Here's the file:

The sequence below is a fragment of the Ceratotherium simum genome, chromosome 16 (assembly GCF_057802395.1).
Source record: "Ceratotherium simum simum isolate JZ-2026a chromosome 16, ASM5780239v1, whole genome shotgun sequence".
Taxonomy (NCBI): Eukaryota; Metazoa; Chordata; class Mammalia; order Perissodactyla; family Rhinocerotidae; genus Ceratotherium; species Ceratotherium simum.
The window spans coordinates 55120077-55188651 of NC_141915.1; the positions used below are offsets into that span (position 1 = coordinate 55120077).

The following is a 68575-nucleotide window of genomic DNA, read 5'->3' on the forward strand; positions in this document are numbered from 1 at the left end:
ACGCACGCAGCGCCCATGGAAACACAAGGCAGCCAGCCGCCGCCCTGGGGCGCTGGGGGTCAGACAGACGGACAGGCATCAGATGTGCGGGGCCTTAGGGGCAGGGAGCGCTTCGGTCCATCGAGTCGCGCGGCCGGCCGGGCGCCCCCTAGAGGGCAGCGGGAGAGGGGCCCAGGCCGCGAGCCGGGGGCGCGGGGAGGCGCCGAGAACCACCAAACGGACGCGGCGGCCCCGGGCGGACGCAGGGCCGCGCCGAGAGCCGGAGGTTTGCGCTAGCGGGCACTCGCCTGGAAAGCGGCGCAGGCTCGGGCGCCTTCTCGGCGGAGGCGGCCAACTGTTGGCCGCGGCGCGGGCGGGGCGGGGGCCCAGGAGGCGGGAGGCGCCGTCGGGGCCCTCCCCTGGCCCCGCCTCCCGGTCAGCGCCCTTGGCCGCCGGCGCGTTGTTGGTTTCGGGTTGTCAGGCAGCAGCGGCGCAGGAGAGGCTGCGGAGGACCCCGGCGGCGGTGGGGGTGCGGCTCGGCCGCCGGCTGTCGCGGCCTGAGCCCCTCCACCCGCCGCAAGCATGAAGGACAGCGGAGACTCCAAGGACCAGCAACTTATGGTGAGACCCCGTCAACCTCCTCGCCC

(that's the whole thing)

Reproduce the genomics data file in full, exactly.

The sequence below is a fragment of the Ceratotherium simum genome, chromosome 16 (assembly GCF_057802395.1).
Source record: "Ceratotherium simum simum isolate JZ-2026a chromosome 16, ASM5780239v1, whole genome shotgun sequence".
Taxonomy (NCBI): Eukaryota; Metazoa; Chordata; class Mammalia; order Perissodactyla; family Rhinocerotidae; genus Ceratotherium; species Ceratotherium simum.
The window spans coordinates 55120077-55188651 of NC_141915.1; the positions used below are offsets into that span (position 1 = coordinate 55120077).

The following is a 68575-nucleotide window of genomic DNA, read 5'->3' on the forward strand; positions in this document are numbered from 1 at the left end:
ACGCACGCAGCGCCCATGGAAACACAAGGCAGCCAGCCGCCGCCCTGGGGCGCTGGGGGTCAGACAGACGGACAGGCATCAGATGTGCGGGGCCTTAGGGGCAGGGAGCGCTTCGGTCCATCGAGTCGCGCGGCCGGCCGGGCGCCCCCTAGAGGGCAGCGGGAGAGGGGCCCAGGCCGCGAGCCGGGGGCGCGGGGAGGCGCCGAGAACCACCAAACGGACGCGGCGGCCCCGGGCGGACGCAGGGCCGCGCCGAGAGCCGGAGGTTTGCGCTAGCGGGCACTCGCCTGGAAAGCGGCGCAGGCTCGGGCGCCTTCTCGGCGGAGGCGGCCAACTGTTGGCCGCGGCGCGGGCGGGGCGGGGGCCCAGGAGGCGGGAGGCGCCGTCGGGGCCCTCCCCTGGCCCCGCCTCCCGGTCAGCGCCCTTGGCCGCCGGCGCGTTGTTGGTTTCGGGTTGTCAGGCAGCAGCGGCGCAGGAGAGGCTGCGGAGGACCCCGGCGGCGGTGGGGGTGCGGCTCGGCCGCCGGCTGTCGCGGCCTGAGCCCCTCCACCCGCCGCAAGCATGAAGGACAGCGGAGACTCCAAGGACCAGCAACTTATGGTGAGACCCCGTCAACCTCCTCGCCC